Britain’s High Court has ruled that material seized from the partner of a journalist working to publish secrets from US leaker Edward Snowden can be partially examined by police.

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UK Police launched a criminal investigation over the data, claiming the files it has seen are “highly sensitive” and would be “gravely injurious to public safety” if revealed.

David Miranda, 28, the partner and assistant of Guardian journalist Glenn Greenwald, was detained for nine hours at London Heathrow Airport under anti-terror laws as he changed planes on Sunday.

The Brazilian, who helped Greenwald work on the Snowden material, had his laptop, phone, memory cards and other electronic equipment confiscated by agents.

Lawyers for Miranda asked the High Court to prevent the government from “inspecting, copying or sharing” the data.

Instead, the court decided to allow the government to view the items on the condition the material was being examined on “national security” grounds.

Calling Thursday’s ruling a partial victory, Miranda’s lawyer Gwendolen Morgan said the Home Office and London police headquarters Scotland Yard now had seven days to prove there was a genuine threat to Britain’s security.

“The defendants are not to inspect, copy, disclose, transfer or distribute – whether domestically or to any foreign government or agency – or interfere with the materials obtained from Mr Miranda under Schedule 7 of the Terrorism Act, save for the purposes of protection of national security,” she said outside court.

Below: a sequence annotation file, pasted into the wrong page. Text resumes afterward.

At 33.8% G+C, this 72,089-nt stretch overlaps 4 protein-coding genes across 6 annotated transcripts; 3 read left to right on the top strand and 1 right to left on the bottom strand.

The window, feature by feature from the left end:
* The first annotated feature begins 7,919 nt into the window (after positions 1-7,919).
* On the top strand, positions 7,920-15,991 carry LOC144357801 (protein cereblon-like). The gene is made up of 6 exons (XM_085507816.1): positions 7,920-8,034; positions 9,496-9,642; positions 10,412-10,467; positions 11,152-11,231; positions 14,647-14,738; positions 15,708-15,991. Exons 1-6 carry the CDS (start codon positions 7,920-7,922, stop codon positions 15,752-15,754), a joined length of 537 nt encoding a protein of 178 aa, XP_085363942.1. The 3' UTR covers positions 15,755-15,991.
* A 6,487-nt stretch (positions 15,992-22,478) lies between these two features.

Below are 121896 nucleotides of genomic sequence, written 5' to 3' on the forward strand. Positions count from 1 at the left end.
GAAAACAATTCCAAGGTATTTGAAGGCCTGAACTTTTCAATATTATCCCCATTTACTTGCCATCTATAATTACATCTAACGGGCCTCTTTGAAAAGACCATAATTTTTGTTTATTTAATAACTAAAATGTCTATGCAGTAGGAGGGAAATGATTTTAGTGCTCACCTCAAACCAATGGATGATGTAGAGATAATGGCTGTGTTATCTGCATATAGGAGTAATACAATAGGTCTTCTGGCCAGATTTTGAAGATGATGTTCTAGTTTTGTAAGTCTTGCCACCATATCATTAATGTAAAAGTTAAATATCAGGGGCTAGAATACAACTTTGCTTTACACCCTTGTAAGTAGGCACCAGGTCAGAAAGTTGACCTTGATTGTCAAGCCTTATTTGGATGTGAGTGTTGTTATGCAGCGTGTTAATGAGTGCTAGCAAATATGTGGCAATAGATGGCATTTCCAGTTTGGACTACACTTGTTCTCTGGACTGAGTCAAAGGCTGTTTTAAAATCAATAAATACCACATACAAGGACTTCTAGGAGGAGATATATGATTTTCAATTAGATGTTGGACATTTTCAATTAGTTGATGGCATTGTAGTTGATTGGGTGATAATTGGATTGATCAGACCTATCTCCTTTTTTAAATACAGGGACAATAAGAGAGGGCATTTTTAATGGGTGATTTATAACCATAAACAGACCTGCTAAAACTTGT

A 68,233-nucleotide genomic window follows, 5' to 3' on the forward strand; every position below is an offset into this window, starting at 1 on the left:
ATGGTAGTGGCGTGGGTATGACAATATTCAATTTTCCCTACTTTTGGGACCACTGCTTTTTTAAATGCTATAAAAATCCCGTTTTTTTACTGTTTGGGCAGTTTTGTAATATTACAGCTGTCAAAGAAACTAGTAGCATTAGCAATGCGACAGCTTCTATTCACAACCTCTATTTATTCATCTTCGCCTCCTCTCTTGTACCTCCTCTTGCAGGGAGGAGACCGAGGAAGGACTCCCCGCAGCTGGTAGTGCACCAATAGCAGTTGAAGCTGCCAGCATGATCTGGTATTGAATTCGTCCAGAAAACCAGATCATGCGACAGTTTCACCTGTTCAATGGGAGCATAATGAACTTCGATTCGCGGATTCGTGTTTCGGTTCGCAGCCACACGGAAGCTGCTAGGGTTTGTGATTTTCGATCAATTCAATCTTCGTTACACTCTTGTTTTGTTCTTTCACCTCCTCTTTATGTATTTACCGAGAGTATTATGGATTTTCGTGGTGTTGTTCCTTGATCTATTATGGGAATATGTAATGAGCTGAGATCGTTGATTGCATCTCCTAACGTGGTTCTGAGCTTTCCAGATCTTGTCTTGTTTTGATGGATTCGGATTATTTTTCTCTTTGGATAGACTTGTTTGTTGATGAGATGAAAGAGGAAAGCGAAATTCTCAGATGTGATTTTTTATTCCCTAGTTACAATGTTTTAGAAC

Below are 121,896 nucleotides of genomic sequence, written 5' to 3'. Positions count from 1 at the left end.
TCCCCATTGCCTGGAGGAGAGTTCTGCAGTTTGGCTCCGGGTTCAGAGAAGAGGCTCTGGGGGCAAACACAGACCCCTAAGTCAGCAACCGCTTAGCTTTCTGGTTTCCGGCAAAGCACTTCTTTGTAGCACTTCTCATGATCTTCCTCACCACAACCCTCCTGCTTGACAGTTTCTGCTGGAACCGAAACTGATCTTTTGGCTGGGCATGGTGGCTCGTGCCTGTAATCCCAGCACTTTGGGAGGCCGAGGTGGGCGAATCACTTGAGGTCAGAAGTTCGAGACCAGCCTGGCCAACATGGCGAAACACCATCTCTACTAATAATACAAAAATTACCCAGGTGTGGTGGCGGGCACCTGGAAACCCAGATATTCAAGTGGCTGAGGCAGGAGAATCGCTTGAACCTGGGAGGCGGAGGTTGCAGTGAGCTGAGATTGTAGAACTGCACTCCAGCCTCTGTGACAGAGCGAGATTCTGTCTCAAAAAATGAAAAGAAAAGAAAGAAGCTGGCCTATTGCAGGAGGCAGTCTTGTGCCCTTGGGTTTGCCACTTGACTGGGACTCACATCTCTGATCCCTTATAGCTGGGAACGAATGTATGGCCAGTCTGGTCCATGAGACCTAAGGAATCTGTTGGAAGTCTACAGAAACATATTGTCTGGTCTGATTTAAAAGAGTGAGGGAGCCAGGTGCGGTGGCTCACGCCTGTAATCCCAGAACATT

“The very chilling effect of the implications of today’s judgement are something that journalists worldwide should be very concerned about.”

Snowden, a former US National Security Agency contractor, leaked information on mass surveillance programs conducted by the NSA and Britain’s electronic eavesdropping agency GCHQ (Government Communications Headquarters).

Based on the material Snowden provided, British newspaper the Guardian has published a series of reports detailing the programs.

A lawyer for London’s Metropolitan Police, Jonathan Laidlaw, told the court that a mass of data had been discovered by officers, who were still examining the material.

“That which has been inspected contains, in the view of the police, highly sensitive material disclosure of which would be gravely injurious to public safety,” he said.

Home Secretary Theresa May said before the hearing that the police were right to act if they thought Miranda was carrying material for Greenwald that could be useful to terrorists.

Separately, David Anderson, Britain’s independent reviewer of terror legislation, said Thursday he would launch an investigation to consider whether the anti-terror laws used to detain Miranda were “lawfully, appropriately and humanely used”.